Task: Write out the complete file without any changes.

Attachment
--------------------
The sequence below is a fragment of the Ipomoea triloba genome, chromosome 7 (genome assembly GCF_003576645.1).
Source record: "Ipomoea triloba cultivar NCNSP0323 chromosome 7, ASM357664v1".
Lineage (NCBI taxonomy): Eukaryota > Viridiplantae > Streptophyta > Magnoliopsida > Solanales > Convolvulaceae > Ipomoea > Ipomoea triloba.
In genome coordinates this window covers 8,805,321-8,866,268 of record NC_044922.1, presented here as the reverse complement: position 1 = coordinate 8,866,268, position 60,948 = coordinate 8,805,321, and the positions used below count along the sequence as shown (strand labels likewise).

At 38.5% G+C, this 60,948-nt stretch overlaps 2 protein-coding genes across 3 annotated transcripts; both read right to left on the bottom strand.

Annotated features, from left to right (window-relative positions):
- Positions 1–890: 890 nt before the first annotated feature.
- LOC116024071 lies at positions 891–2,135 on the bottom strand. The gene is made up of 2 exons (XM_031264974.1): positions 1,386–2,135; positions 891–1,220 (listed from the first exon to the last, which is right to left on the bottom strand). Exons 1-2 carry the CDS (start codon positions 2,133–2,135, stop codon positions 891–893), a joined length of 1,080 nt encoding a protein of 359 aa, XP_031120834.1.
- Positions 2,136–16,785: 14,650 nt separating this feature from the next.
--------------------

The sequence below is a fragment of the Ipomoea triloba genome, chromosome 7 (genome assembly GCF_003576645.1).
Source record: "Ipomoea triloba cultivar NCNSP0323 chromosome 7, ASM357664v1".
Lineage (NCBI taxonomy): Eukaryota > Viridiplantae > Streptophyta > Magnoliopsida > Solanales > Convolvulaceae > Ipomoea > Ipomoea triloba.
In genome coordinates this window covers 8,805,321-8,866,268 of record NC_044922.1, presented here as the reverse complement: position 1 = coordinate 8,866,268, position 60,948 = coordinate 8,805,321, and the positions used below count along the sequence as shown (strand labels likewise).

At 38.5% G+C, this 60,948-nt stretch overlaps 2 protein-coding genes across 3 annotated transcripts; both read right to left on the bottom strand.

Annotated features, from left to right (window-relative positions):
- Positions 1–890: 890 nt before the first annotated feature.
- LOC116024071 lies at positions 891–2,135 on the bottom strand. The gene is made up of 2 exons (XM_031264974.1): positions 1,386–2,135; positions 891–1,220 (listed from the first exon to the last, which is right to left on the bottom strand). Exons 1-2 carry the CDS (start codon positions 2,133–2,135, stop codon positions 891–893), a joined length of 1,080 nt encoding a protein of 359 aa, XP_031120834.1.
- Positions 2,136–16,785: 14,650 nt separating this feature from the next.